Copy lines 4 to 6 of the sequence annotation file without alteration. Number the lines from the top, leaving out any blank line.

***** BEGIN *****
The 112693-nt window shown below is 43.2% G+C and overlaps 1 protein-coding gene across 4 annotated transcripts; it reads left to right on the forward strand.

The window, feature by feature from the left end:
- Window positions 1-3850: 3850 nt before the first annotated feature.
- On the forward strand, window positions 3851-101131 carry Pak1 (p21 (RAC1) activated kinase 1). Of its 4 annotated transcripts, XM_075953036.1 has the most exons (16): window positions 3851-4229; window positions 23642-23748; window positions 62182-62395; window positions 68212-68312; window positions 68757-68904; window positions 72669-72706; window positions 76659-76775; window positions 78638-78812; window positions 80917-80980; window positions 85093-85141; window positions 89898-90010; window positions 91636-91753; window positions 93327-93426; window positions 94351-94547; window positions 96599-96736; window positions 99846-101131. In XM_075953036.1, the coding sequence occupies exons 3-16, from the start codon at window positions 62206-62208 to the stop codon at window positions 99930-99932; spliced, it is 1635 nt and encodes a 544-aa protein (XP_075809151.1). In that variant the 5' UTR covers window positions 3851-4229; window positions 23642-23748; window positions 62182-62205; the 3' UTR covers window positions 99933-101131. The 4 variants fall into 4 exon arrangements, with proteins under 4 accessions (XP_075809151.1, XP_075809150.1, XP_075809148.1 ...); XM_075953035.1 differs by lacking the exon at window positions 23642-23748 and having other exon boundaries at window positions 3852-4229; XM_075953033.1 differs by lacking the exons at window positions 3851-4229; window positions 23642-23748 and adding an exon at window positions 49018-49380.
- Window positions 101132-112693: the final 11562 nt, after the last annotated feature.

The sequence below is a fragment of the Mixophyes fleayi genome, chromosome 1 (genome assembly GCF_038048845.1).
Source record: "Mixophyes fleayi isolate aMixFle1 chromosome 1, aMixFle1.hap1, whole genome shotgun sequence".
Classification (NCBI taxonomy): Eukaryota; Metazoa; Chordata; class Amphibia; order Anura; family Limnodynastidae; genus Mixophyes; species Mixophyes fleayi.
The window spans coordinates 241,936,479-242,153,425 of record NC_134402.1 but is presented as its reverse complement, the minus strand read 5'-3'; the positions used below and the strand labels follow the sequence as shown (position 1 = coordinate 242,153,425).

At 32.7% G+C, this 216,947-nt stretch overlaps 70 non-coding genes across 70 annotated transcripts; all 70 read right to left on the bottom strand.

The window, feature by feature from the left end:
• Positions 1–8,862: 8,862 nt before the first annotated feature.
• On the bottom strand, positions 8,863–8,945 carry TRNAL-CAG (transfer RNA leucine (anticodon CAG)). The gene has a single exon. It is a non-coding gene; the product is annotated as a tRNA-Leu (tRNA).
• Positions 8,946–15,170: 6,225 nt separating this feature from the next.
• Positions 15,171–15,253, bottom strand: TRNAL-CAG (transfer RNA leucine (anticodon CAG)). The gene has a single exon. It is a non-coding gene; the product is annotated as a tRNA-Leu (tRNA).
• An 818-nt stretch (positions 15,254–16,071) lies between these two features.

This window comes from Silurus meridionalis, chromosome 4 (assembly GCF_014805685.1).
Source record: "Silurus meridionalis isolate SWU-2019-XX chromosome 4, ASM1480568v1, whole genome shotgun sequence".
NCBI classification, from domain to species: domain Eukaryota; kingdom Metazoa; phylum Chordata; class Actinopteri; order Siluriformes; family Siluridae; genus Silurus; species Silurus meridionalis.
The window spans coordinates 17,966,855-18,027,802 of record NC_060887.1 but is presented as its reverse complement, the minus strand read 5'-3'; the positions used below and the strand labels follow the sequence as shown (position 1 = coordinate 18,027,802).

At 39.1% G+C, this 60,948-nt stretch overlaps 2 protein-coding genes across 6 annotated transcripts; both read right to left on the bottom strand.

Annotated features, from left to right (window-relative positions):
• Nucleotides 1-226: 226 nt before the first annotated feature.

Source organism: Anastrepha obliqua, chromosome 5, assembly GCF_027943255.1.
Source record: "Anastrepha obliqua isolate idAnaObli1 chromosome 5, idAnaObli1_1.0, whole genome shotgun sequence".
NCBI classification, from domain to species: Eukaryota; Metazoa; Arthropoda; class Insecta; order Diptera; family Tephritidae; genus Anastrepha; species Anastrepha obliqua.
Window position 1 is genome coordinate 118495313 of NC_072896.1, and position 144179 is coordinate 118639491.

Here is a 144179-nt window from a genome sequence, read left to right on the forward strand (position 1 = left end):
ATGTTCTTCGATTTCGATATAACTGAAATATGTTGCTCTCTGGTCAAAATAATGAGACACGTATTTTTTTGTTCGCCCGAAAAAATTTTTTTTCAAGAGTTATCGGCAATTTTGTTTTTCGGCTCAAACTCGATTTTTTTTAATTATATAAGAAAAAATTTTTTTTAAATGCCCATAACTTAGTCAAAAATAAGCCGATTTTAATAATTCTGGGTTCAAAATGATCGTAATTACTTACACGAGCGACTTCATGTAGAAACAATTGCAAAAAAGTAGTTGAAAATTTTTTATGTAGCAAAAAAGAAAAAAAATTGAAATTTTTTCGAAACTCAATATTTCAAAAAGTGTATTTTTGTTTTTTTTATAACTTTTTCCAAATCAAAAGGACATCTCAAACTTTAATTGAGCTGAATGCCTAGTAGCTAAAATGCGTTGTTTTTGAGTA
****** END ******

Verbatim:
- On the forward strand, window positions 3851-101131 carry Pak1 (p21 (RAC1) activated kinase 1). Of its 4 annotated transcripts, XM_075953036.1 has the most exons (16): window positions 3851-4229; window positions 23642-23748; window positions 62182-62395; window positions 68212-68312; window positions 68757-68904; window positions 72669-72706; window positions 76659-76775; window positions 78638-78812; window positions 80917-80980; window positions 85093-85141; window positions 89898-90010; window positions 91636-91753; window positions 93327-93426; window positions 94351-94547; window positions 96599-96736; window positions 99846-101131. In XM_075953036.1, the coding sequence occupies exons 3-16, from the start codon at window positions 62206-62208 to the stop codon at window positions 99930-99932; spliced, it is 1635 nt and encodes a 544-aa protein (XP_075809151.1). In that variant the 5' UTR covers window positions 3851-4229; window positions 23642-23748; window positions 62182-62205; the 3' UTR covers window positions 99933-101131. The 4 variants fall into 4 exon arrangements, with proteins under 4 accessions (XP_075809151.1, XP_075809150.1, XP_075809148.1 ...); XM_075953035.1 differs by lacking the exon at window positions 23642-23748 and having other exon boundaries at window positions 3852-4229; XM_075953033.1 differs by lacking the exons at window positions 3851-4229; window positions 23642-23748 and adding an exon at window positions 49018-49380.
- Window positions 101132-112693: the final 11562 nt, after the last annotated feature.

The sequence below is a fragment of the Mixophyes fleayi genome, chromosome 1 (genome assembly GCF_038048845.1).